Intramuscular adipose tissue attenuates gains in muscle quality in older adults at high risk for falling. A brief report
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To examine the influence of intramuscular adipose tissue (IMAT) on muscle quality (MQ) changes in older adults after 12 weeks of exercise training.
Prospective cohort design.
Academic health science center clinical exercise facility.
70 older (mean age 73.4 ± 6.3 years) adults with a history of falls.
Resistance, endurance and balance exercise three times weekly for 12 weeks.
Quadriceps strength was determined by maximum voluntary isometric contraction. An MRI of the thigh was used to determine cross-sectional area of lean tissue and IMAT. MQ was calculated as the force per unit area of lean tissue. Individuals were stratified into tertiles (Low IMAT, Middle IMAT, High IMAT) based on pre-IMAT levels. Changes in MQ, lean and IMAT were compared across groups.
No significant changes in lean or IMAT occurred in any group with training. MQ increased only in the Low IMAT group. The Middle and High IMAT groups did not demonstrate a significant change in MQ following 12 weeks of training. Low IMAT, pre = 2.7 [0.6] post= 3.0 [0.6]; Middle IMAT, pre =2.54 [0.8] post =2.75 [0.7]; High IMAT, pre =2.6 [0.6] to post =2.5 [0.6].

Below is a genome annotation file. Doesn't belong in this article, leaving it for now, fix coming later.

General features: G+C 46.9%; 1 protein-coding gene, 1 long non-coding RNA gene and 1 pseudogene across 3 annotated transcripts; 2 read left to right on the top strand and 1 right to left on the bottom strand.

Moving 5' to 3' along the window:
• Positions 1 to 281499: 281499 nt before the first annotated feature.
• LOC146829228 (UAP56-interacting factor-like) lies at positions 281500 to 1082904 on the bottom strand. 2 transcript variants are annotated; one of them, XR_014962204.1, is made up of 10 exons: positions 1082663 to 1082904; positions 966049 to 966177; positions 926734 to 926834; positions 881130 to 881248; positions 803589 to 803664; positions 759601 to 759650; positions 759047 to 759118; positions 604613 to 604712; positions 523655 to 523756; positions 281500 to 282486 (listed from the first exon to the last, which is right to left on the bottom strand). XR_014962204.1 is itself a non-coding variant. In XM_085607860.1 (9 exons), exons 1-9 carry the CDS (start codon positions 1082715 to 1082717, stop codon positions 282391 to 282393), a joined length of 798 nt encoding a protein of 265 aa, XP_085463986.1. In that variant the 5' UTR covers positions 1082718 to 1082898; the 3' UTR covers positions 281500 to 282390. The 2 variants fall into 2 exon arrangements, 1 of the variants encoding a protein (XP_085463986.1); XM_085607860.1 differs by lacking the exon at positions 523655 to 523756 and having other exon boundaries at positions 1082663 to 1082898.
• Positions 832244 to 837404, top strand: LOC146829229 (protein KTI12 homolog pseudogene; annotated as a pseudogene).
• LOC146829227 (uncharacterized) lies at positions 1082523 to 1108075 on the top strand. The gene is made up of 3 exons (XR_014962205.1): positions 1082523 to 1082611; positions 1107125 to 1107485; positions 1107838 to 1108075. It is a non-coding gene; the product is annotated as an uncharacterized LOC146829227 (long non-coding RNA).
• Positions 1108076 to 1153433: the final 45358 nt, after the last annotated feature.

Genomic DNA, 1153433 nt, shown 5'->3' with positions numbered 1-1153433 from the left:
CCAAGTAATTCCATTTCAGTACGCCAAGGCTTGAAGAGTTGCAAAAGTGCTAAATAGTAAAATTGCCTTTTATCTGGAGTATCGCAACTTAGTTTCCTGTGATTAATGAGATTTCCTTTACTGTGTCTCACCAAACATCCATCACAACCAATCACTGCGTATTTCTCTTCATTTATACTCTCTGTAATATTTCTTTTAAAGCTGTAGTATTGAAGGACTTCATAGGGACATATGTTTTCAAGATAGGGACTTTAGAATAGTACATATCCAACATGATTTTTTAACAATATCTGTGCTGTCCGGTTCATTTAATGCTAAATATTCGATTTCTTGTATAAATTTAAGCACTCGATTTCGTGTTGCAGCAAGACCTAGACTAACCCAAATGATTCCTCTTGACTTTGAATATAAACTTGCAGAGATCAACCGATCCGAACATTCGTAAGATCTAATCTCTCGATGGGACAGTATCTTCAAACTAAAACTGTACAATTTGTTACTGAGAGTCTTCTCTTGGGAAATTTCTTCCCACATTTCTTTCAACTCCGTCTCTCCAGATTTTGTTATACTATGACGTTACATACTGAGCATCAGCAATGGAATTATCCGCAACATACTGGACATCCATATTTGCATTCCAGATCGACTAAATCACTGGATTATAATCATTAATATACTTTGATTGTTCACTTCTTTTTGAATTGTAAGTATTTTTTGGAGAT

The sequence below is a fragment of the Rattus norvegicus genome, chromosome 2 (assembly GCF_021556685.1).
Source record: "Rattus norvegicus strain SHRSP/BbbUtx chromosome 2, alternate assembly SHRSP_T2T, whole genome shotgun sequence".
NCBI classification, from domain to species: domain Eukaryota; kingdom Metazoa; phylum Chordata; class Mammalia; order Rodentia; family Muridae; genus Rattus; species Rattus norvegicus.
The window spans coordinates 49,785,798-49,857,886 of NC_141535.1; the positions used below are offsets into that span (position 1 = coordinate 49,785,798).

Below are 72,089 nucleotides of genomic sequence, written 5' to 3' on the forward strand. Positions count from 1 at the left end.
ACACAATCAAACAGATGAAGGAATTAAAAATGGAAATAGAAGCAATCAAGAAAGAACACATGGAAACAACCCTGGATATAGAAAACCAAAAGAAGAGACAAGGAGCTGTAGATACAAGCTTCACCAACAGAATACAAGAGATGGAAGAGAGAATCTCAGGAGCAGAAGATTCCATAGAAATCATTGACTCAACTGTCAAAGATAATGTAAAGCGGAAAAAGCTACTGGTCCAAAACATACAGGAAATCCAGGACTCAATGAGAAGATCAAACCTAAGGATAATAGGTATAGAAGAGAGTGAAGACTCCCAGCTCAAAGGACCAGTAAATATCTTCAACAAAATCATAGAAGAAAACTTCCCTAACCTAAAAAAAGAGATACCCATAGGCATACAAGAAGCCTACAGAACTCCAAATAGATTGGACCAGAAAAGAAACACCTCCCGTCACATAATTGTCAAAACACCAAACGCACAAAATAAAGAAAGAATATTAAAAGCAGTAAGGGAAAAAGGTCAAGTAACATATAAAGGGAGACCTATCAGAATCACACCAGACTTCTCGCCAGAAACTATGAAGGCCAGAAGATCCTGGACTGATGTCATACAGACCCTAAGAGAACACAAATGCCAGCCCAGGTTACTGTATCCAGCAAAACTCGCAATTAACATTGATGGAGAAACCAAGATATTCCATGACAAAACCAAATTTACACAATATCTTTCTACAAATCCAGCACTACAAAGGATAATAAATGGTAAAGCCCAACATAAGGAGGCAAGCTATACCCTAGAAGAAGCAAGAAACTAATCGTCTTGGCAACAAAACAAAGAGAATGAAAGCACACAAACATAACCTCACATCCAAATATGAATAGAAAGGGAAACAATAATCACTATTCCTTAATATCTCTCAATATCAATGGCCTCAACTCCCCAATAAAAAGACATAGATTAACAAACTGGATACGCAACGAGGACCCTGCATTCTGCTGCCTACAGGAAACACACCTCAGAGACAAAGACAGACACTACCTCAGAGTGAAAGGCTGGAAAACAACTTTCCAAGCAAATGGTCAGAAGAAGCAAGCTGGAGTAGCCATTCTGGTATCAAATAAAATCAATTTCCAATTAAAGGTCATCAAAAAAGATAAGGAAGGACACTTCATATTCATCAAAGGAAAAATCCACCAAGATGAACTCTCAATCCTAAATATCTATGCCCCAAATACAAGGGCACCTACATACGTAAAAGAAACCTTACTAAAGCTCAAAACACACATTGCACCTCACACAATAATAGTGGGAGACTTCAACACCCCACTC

High levels of thigh IMAT appear to blunt the adaptive MQ response to training. High levels of thigh IMAT may be a potential reason why some older adults do not change their MQ following training. Future research should confirm these results and determine why IMAT impairs MQ and the adaptive response to training in older adults.
Key wordsIntramuscular adipose tissue exercise muscle quality
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